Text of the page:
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Is it pee-can, pah-kahn, or something else entirely?

Hold on to your hats, folks. While the pecan itself is a tasty, rather unassuming nut, the question of how to pronounce it can rile up even the most mild-mannered of Southerners. This is one divisive pronunciation.

How do you say pecan? It’s an eternal question, much like “Do you put sugar in your cornbread?” or “Where is over yonder?” Pecans aren’t just part of our favorite pies. They’re part of the Southern landscape and the fabric of Southern agriculture. You can scarcely have Thanksgiving in the South without a pecan pie, and you can scarcely drive a few miles on the interstate without seeing a roadside stand selling pecans in autumn (the same stands that sell easier-to-pronounce peaches in summer).

Pecans (Carya illinoinensis) are a species of hickory tree in the genus Carya (from “karyon,” which is “nut” in ancient Greek). Pecan trees are native to Mexico and the southern United States. Top producers of pecans include Georgia and Texas, though you’ll find heirloom pecan pie recipes up and down the region from the Texas Hill Country to the Gulf Coast, through Tennessee, Virginia, and Maryland, too. There’s not a Southern state the pecan hasn’t permeated, which makes our culinary landscape slightly crunchier—and leagues more delicious.

To the question at hand: What accounts for the differences in pecan pronunciation? It’s not a regional difference or a state difference, because if you visit any neighborhood in the South, you’re sure to find next-door neighbors who pronounce the word differently. The way we see it—or hear it, in this case—there are six widely used pronunciations for the word pecan. (But if you have others, we’d love to know.) In no particular order, they are:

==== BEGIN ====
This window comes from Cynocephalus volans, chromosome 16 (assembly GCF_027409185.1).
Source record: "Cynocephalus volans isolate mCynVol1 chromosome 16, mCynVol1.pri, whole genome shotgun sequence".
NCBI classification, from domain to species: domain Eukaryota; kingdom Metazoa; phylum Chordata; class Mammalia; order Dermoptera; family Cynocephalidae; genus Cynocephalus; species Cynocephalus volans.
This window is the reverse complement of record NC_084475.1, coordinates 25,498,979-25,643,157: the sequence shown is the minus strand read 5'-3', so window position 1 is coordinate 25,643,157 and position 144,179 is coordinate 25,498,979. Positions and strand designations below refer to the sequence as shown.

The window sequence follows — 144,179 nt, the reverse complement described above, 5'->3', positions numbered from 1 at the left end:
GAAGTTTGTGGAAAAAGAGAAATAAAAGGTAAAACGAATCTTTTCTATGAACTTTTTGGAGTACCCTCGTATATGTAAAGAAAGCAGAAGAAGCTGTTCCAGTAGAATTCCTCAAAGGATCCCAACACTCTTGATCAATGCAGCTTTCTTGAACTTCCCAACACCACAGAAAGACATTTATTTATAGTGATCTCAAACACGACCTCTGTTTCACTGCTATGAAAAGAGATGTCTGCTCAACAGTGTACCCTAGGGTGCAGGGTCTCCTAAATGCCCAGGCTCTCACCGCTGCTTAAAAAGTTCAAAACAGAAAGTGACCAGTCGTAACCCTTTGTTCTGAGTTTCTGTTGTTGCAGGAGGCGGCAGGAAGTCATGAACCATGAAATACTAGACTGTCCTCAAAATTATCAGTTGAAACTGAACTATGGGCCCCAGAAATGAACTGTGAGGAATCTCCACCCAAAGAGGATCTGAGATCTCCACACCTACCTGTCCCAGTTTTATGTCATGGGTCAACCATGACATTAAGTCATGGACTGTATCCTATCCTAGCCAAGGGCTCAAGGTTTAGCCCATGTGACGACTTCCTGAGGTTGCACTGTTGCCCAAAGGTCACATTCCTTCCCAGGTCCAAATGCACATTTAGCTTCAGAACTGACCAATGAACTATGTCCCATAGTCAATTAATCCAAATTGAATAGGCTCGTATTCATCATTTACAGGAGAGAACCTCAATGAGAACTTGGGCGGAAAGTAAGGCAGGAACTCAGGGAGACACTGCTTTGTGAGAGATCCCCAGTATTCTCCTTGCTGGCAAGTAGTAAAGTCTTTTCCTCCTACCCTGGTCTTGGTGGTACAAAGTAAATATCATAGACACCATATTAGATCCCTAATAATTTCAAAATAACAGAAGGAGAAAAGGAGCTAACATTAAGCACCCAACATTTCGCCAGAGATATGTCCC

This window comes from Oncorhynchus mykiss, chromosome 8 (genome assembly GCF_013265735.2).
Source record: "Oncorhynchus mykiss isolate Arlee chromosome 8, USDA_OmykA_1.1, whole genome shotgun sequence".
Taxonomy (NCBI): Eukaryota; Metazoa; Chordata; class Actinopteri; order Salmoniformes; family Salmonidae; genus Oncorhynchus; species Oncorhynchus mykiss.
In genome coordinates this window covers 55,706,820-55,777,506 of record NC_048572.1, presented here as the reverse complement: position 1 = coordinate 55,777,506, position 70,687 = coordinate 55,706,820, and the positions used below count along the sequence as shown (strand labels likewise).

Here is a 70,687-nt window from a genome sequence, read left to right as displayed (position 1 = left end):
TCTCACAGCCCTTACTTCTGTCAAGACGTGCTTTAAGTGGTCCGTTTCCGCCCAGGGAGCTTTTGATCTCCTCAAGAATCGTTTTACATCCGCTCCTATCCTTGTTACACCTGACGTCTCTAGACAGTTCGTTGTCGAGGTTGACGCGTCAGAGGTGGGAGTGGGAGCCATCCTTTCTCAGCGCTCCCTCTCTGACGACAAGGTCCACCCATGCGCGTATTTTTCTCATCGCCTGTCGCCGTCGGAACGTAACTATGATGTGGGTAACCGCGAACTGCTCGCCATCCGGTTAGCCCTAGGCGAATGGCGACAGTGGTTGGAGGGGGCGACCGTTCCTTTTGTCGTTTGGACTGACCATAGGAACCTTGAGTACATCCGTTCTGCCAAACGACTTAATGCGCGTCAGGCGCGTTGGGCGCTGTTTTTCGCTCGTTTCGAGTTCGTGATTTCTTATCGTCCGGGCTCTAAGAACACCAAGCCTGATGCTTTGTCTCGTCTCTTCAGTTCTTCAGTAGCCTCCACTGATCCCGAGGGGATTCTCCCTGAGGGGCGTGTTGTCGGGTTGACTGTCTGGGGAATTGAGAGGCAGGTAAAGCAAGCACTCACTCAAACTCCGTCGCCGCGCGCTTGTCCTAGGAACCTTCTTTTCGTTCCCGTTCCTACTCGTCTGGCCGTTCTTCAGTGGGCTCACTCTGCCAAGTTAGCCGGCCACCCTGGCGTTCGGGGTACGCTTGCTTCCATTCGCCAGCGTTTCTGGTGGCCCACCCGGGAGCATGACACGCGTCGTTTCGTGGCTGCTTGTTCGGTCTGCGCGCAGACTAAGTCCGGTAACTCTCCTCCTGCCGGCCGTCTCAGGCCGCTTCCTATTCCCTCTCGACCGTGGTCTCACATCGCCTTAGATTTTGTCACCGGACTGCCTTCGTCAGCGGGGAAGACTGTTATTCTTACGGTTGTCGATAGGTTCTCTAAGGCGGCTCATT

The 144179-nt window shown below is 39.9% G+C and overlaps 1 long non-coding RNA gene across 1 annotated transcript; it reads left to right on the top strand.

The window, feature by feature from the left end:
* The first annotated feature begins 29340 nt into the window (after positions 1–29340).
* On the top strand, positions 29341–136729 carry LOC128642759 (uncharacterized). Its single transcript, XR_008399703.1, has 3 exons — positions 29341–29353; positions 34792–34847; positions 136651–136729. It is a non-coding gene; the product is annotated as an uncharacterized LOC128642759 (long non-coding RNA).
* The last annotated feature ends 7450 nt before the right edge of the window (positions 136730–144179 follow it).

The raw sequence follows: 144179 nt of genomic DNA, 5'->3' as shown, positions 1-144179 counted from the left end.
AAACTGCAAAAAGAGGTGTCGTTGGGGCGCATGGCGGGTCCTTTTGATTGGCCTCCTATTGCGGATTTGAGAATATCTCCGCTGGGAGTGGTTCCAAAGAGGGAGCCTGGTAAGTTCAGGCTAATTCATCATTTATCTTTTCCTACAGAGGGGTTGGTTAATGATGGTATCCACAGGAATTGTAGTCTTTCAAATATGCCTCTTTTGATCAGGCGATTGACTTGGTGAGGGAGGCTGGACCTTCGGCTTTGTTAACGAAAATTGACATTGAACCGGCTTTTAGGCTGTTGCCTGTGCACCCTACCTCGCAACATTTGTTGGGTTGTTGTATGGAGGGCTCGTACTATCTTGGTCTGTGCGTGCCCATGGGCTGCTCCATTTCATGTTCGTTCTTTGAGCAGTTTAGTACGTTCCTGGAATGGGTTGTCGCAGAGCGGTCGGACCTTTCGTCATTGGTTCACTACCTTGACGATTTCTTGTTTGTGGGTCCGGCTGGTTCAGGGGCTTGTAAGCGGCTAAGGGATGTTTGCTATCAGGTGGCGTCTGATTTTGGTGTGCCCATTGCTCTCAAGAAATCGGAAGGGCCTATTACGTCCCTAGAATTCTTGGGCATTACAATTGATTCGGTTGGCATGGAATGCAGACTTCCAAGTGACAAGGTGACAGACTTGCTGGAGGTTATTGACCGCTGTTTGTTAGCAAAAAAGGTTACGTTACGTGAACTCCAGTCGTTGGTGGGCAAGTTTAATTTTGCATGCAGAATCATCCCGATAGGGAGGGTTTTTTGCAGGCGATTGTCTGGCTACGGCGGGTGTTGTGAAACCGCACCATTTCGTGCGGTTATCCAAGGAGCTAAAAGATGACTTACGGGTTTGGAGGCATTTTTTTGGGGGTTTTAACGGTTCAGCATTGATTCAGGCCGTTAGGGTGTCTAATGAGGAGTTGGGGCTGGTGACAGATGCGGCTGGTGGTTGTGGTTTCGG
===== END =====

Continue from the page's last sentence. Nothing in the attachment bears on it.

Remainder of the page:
pah-KAHN
puh-CAN

PEE-can
PEE-kahn
pee-KAHN
pee-CAN
Whew. That’s quite a few options, though of course are countless more possibilities out there. Which pecan camp are you in? Do you pronounce the rounded vowels of puh-KAHN or the smiling annunciation of PEE-can?

Now, this isn’t scientific. We don’t have full-fledged polling data to back it up, but we did ask the Southern Living office, and pronunciations here are rather varied. Of those polled, 10 people say puh-KAHN, 4 say PEE-can, and 2 say puh-can or puh-CAN, a hybrid of the former pronunciations with two similarly stressed syllables. That doesn’t quite match up with the findings of the National Pecan Shellers Association. When they conducted a pronunciation poll, they found that 45 percent of Southerners and around 70 percent of Northerners say PEE-can.

Although, to avoid the pronunciation issue, you could always just call them Carya illinoinensis, though, admittedly, not everyone will be in the know. Also, “Carya illinoinensis pie” isn’t nearly as catchy to say as pecan pie (or as easy to spell).

No matter which way you say it—or which way you slice it—pecans make perfect pies, and they provide plenty of conversation once you hear a differing pronunciation. That’s the beauty of pecans. We all have our own inflections and emphases, but they’re delicious all the same. There are a million and one ways to say it, and we wouldn’t have it any other way.

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Whether they’re roasted, covered in chocolate, or baked into a pie, pecans have always been one of our favorite Southern harvests. Have you thanked a pecan farmer lately? The next time you’re savoring a slice of pecan pie, remember to thank your local pecan producers—then ask them how they pronounce it. The answer may surprise you.